Designed in 1986, this sconce has been in constant production ever since. This example was made in 2001. It is made of cast, moulded and hand-finished components. The laurel leaf motif is typical of the designer’s work, in its reference to ancient civilizations. Brazier-Jones also likes to experiment with light and here employs glass spheres and domed lenses to create different moods through colour and distortion.'
'Welded steel frame, with rush upholstery'
'In 1985 Tom Dixon joined designers Nick Jones and Mark Brazier-Jones to form Creative Salvage, a group dedicated to producing furniture and decorative objects made from scrap metals. Their work with recycled materials was very influential on a generation of designer-makers. Dixon`s favourite technique in the 1980s was welding and the frame of this chair is welded steel while the upholstery is made from rush. The rushwork here was done by a British basket-making firm. At this point in his career, Dixon did not use drawings, building the chair and altering and changing the design as it was developed in his studio. The name of the chair is a reference to its sinuous shape which is like the letter `S`.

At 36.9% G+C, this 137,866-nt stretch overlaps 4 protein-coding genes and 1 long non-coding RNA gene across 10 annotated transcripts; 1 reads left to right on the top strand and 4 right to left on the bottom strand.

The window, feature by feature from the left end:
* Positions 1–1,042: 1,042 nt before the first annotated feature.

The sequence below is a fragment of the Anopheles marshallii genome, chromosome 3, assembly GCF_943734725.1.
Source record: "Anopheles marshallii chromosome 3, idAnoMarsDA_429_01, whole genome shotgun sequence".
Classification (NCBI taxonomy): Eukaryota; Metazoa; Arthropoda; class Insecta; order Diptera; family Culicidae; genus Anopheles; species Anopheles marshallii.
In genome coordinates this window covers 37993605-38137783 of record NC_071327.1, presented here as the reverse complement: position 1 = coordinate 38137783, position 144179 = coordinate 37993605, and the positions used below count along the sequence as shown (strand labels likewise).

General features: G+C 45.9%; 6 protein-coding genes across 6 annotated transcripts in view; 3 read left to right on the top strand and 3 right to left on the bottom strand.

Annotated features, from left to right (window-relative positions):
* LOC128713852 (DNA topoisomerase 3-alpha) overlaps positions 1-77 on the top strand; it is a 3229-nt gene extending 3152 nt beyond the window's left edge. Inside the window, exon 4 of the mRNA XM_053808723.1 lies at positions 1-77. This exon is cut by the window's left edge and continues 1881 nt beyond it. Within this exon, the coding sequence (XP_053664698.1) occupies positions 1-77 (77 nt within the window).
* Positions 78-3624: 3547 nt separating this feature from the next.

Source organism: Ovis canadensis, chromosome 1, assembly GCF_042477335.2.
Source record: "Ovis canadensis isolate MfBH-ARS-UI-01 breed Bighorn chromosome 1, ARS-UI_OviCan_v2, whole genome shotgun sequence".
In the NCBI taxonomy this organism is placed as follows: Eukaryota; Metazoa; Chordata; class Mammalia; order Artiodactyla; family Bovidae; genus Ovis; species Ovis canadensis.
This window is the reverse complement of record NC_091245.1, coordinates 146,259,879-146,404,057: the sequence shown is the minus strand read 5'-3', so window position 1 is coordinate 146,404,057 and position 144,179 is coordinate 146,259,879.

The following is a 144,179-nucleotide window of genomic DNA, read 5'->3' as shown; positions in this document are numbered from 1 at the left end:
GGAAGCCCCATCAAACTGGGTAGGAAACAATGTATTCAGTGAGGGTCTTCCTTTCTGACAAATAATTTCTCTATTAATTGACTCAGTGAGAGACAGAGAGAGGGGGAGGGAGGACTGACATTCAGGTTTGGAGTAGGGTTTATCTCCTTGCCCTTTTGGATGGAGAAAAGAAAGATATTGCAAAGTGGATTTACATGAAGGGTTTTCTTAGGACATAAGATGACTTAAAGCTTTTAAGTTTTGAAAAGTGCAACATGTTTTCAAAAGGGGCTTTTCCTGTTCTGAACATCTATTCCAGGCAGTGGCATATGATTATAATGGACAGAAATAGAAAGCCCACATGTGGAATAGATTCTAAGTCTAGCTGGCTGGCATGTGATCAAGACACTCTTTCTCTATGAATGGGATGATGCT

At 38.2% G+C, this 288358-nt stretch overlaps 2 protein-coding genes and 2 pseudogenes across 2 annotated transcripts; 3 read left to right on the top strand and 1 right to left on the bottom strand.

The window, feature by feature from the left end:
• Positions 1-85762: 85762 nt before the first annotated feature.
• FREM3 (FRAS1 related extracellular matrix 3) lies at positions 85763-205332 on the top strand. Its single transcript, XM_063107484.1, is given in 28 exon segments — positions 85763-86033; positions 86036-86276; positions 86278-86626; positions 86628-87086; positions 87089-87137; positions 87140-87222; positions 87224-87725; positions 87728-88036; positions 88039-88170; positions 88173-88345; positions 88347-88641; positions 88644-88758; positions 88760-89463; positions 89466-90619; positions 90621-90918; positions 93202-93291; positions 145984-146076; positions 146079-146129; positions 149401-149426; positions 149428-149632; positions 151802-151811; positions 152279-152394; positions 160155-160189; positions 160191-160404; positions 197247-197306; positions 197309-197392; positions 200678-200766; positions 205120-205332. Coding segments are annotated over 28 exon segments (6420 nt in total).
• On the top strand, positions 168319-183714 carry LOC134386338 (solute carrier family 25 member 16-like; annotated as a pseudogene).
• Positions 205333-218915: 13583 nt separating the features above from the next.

The frame of this chair was the original pattern for about 60 chairs made in Dixon`s London workshop in the late 1980s. Subsequently, production was taken over by the Italian manufacturer Cappellini which introduced many variants of the S Chair.'
'Porcelain, thrown and glazed'
Height 56.5 cm x diameter 26 cm
Column of drawers
'Birch plywood, acrylic and stainless steel'
Height 130 cm x width 50 cm x depth 50 cm
'The ‘column of drawers’ is a free-standing storage unit. It consists of a stack of drawers that pivot from a central steel spine, which runs through the whole unit. Each drawer is made from thin and narrow veneers, which are bent and stacked on a coloured acrylic (plastic) drawer bottom. The acrylic contrasts with the natural colour of the wood and creates dashes of bright colour when the drawers are opened. Although the materials used are not particularly rare or valuable, each element of the unit was carefully chosen. The painstaking task of working it by hand into this novel form took many hours. John Makepeace (born 1939), who designed this column of drawers, started to produce expensive luxury furniture in the 1960s. The pieces were handmade and specially commissioned. The V&A purchased the column of drawers in 1978, at a time when John Makepeace was selling pieces to British museums. He was then celebrated as the leading British designer of craft furniture. Although identified as a furniture maker, Makepeace gave up working at the bench relatively early in his career in order to concentrate on design. Members of his studio probably made this column of drawers at Parnham House in Dorset, where he runs a furniture-making school.'